Mistake hitter— Hitters who are adept at taking advantage of pitcher’s mistakes, like a “hanging curve ball”.  This is a pitch that appears to hang in the air without curving, which is easier to hit.

Monster shot or moon Shot— A long home run.

*No doubter— A long home run.

*One more biscuit for breakfast— Hitters who could have used a little more strength after hitting a ball just short of going over the wall for a home run.

Oppo— A ball that is hit to the opposite field.

*Park one— Encouragement to hit a home run into the parking lot.

Peeking— Hitters who try to look at the hand signals being given to the pitcher by the catcher.

Pick one out— An Instruction to be selective at the plate.

Productive out— When hitters advance a base runner, even though they were out on the play.

Pull the trigger–Encouragement to swing the bat.

*Punch and Judy hitter–Hitters who are known for weak ground balls and short fly ball hits.

Rainmaker— A fly ball that is hit very high in the air.

*Rake— To hit the ball consistently well.

*Rattle the bats— Encouragement to get a team to start getting some hits.

Ribbie— Slang for RBI

Round tripper— A home run.

Ruthian— Hitters who hit long home runs.  A reference to Babe Ruth.

*Sawed off— This is when hitters swing at a hard inside pitch and hit the ball near the handle of the bat. This often results in a broken bat or even a bat that breaks into two pieces.

*Screamer— A hard hit ball.

Sitting on a fastball/curveball— Hitters who look for a certain pitch to hit.

Slugfest— A high scoring game.

Spark plug— Hitters who start a rally.

*Squibber— A ball hit off the end of the bat causing side-spin, which make the ball difficult to field.

Straighten it out— Encouragement to hit the ball in fair territory after a foul ball.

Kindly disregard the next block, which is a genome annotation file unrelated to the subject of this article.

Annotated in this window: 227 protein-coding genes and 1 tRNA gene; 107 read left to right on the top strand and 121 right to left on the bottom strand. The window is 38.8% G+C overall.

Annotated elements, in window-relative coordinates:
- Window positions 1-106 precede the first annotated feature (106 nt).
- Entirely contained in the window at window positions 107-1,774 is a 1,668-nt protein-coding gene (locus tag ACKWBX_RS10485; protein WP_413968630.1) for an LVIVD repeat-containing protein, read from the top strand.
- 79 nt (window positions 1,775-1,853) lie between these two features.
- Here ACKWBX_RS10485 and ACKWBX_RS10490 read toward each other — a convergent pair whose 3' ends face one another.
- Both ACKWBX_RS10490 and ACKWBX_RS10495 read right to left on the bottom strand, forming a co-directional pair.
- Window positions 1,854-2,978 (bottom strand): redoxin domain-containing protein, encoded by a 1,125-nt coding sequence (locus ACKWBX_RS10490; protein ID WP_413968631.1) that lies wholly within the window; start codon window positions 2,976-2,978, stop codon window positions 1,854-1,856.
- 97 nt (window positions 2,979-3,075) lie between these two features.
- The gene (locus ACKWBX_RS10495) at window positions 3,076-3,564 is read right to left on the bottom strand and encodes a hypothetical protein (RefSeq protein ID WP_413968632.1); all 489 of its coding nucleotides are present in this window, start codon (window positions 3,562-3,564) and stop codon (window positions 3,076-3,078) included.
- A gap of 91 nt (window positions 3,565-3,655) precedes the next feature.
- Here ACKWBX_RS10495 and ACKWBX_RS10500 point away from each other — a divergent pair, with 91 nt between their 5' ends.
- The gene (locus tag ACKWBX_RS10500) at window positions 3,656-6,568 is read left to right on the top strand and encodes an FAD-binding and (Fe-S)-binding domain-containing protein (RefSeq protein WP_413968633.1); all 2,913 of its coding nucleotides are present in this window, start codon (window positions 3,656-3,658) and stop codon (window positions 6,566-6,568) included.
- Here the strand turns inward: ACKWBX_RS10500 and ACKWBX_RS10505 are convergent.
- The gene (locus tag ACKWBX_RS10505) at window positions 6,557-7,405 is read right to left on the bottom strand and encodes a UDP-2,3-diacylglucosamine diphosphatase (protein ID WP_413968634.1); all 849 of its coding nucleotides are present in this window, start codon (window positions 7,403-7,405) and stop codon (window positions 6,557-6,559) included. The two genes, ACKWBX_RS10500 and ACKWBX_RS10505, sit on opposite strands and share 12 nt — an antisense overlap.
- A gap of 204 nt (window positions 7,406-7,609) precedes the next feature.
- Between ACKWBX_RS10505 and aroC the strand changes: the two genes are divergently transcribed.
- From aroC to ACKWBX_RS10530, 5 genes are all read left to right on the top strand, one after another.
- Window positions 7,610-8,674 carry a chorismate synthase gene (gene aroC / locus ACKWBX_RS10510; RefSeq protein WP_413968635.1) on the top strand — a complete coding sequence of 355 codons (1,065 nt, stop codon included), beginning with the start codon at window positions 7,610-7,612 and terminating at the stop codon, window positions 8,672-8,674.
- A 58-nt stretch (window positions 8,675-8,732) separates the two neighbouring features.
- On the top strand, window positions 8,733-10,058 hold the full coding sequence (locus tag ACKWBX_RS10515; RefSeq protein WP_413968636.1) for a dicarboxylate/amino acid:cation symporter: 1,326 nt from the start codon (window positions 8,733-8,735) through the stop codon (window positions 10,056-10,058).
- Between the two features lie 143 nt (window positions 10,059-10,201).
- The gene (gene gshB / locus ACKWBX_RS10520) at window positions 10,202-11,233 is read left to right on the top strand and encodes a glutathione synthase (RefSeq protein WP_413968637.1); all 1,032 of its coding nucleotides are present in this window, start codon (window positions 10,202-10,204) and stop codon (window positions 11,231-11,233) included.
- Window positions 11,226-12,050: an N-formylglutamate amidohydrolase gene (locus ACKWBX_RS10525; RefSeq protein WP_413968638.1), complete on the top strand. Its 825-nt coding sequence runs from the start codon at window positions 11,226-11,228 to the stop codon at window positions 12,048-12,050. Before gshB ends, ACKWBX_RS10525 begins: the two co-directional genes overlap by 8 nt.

String a few together— Consecutive hits or runs.

Stroke— To swing the bat.

Sweet swing— a smooth powerful swing.

Swing for the downs— A home run swing.

Table setter–Hitters who get on base in front of power hitters.

*Tape Measure— A long home run.

Tattooed— A ball that is hit very hard.

Teeing off— Hitters who hit the ball hard off a pitcher, as if it was on a batting tee.

*Texas Leaguer— A fly ball that lands just over the infield for a hit. Supposedly, in the mid-1800s three minor league players from the Texas League were promoted to the major leagues and were known for hitting week fly balls.

*Torque one— This is my contribution to the language of baseball and softball. Hitters who “torque one” use the multiple points of resistance in their swings to maximize bat speed, power, and consistency.

Touch ’em all— Expression after a home run.

Unload— To hit the ball as hard as possible.

Walk off— A hit that ends the game.

*Warning track power— Hitters who don’t enough power to hit home runs.

Went fishing— Hitters who reach across the plate to swing at pitches out of the strike zone.

*Wheelhouse— An area in the strike zone where hitters like to hit pitches.

Whiff— A swinging strike or a strike out.

Work the count— Hitters who are selective and force pitchers to throw more pitches until they get the one they want to hit.

*Worm burner— A hit ball that stays close to the ground.

Yanked— A ball that is pulled.

If anyone has any other fun baseball/softball slang or sayings focused on hitting, please send them to me.

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3 Thoughts on What is a “Duck Snort”?

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  1. Good Hack, good swing
    Good Leave, good eye
    Be on time, timing the pitcher at bat

  2. You forgot light tower power.